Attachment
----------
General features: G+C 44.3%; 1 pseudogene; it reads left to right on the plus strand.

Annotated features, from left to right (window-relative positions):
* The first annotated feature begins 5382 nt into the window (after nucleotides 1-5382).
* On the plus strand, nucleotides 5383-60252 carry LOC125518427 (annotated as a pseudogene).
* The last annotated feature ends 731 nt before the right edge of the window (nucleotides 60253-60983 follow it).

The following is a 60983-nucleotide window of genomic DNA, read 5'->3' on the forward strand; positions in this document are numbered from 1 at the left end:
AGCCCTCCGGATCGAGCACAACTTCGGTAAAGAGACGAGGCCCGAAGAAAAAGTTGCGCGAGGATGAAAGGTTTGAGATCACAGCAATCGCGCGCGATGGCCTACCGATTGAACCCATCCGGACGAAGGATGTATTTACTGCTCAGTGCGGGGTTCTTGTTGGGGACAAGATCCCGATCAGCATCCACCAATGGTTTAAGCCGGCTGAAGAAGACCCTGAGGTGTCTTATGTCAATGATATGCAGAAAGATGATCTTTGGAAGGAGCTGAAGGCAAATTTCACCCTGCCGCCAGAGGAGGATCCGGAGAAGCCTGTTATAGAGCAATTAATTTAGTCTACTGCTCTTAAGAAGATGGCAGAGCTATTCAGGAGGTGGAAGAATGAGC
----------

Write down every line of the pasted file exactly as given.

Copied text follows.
General features: G+C 44.3%; 1 pseudogene; it reads left to right on the plus strand.

Annotated features, from left to right (window-relative positions):
* The first annotated feature begins 5382 nt into the window (after nucleotides 1-5382).
* On the plus strand, nucleotides 5383-60252 carry LOC125518427 (annotated as a pseudogene).
* The last annotated feature ends 731 nt before the right edge of the window (nucleotides 60253-60983 follow it).

The following is a 60983-nucleotide window of genomic DNA, read 5'->3' on the forward strand; positions in this document are numbered from 1 at the left end:
AGCCCTCCGGATCGAGCACAACTTCGGTAAAGAGACGAGGCCCGAAGAAAAAGTTGCGCGAGGATGAAAGGTTTGAGATCACAGCAATCGCGCGCGATGGCCTACCGATTGAACCCATCCGGACGAAGGATGTATTTACTGCTCAGTGCGGGGTTCTTGTTGGGGACAAGATCCCGATCAGCATCCACCAATGGTTTAAGCCGGCTGAAGAAGACCCTGAGGTGTCTTATGTCAATGATATGCAGAAAGATGATCTTTGGAAGGAGCTGAAGGCAAATTTCACCCTGCCGCCAGAGGAGGATCCGGAGAAGCCTGTTATAGAGCAATTAATTTAGTCTACTGCTCTTAAGAAGATGGCAGAGCTATTCAGGAGGTGGAAGAATGAGC